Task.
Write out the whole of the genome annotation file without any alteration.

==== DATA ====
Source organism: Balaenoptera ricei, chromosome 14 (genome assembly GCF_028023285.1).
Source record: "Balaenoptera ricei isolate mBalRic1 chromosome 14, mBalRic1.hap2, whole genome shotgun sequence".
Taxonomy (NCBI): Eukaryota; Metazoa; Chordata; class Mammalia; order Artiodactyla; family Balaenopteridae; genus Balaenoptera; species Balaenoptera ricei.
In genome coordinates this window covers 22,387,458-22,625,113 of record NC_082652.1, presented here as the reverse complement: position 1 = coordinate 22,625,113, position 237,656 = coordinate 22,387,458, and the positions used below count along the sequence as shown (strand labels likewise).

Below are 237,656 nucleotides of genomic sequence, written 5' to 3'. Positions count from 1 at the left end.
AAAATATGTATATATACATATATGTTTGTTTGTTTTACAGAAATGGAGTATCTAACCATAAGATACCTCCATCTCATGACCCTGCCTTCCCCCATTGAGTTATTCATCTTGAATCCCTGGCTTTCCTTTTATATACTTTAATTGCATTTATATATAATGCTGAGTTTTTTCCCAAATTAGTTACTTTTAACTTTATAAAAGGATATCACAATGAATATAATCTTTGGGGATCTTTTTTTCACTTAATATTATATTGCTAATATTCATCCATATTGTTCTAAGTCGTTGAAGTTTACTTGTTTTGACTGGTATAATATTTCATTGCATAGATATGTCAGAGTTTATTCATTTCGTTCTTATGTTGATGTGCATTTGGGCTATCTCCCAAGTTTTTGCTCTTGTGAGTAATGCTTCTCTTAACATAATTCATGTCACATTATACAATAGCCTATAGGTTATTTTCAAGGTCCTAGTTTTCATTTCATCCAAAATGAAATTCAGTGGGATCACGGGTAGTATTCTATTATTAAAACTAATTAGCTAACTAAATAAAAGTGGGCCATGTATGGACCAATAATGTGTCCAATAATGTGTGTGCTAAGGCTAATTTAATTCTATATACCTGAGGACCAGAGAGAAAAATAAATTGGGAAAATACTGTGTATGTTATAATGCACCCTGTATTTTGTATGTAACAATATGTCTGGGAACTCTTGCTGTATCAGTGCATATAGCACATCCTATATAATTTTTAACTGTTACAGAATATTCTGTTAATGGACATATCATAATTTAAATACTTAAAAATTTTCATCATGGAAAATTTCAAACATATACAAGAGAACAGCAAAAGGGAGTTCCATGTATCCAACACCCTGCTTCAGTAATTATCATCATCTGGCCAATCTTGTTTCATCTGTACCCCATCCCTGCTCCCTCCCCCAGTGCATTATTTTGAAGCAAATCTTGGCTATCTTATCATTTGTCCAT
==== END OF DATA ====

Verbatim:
Source organism: Balaenoptera ricei, chromosome 14 (genome assembly GCF_028023285.1).
Source record: "Balaenoptera ricei isolate mBalRic1 chromosome 14, mBalRic1.hap2, whole genome shotgun sequence".
Taxonomy (NCBI): Eukaryota; Metazoa; Chordata; class Mammalia; order Artiodactyla; family Balaenopteridae; genus Balaenoptera; species Balaenoptera ricei.
In genome coordinates this window covers 22,387,458-22,625,113 of record NC_082652.1, presented here as the reverse complement: position 1 = coordinate 22,625,113, position 237,656 = coordinate 22,387,458, and the positions used below count along the sequence as shown (strand labels likewise).

Below are 237,656 nucleotides of genomic sequence, written 5' to 3'. Positions count from 1 at the left end.
AAAATATGTATATATACATATATGTTTGTTTGTTTTACAGAAATGGAGTATCTAACCATAAGATACCTCCATCTCATGACCCTGCCTTCCCCCATTGAGTTATTCATCTTGAATCCCTGGCTTTCCTTTTATATACTTTAATTGCATTTATATATAATGCTGAGTTTTTTCCCAAATTAGTTACTTTTAACTTTATAAAAGGATATCACAATGAATATAATCTTTGGGGATCTTTTTTTCACTTAATATTATATTGCTAATATTCATCCATATTGTTCTAAGTCGTTGAAGTTTACTTGTTTTGACTGGTATAATATTTCATTGCATAGATATGTCAGAGTTTATTCATTTCGTTCTTATGTTGATGTGCATTTGGGCTATCTCCCAAGTTTTTGCTCTTGTGAGTAATGCTTCTCTTAACATAATTCATGTCACATTATACAATAGCCTATAGGTTATTTTCAAGGTCCTAGTTTTCATTTCATCCAAAATGAAATTCAGTGGGATCACGGGTAGTATTCTATTATTAAAACTAATTAGCTAACTAAATAAAAGTGGGCCATGTATGGACCAATAATGTGTCCAATAATGTGTGTGCTAAGGCTAATTTAATTCTATATACCTGAGGACCAGAGAGAAAAATAAATTGGGAAAATACTGTGTATGTTATAATGCACCCTGTATTTTGTATGTAACAATATGTCTGGGAACTCTTGCTGTATCAGTGCATATAGCACATCCTATATAATTTTTAACTGTTACAGAATATTCTGTTAATGGACATATCATAATTTAAATACTTAAAAATTTTCATCATGGAAAATTTCAAACATATACAAGAGAACAGCAAAAGGGAGTTCCATGTATCCAACACCCTGCTTCAGTAATTATCATCATCTGGCCAATCTTGTTTCATCTGTACCCCATCCCTGCTCCCTCCCCCAGTGCATTATTTTGAAGCAAATCTTGGCTATCTTATCATTTGTCCAT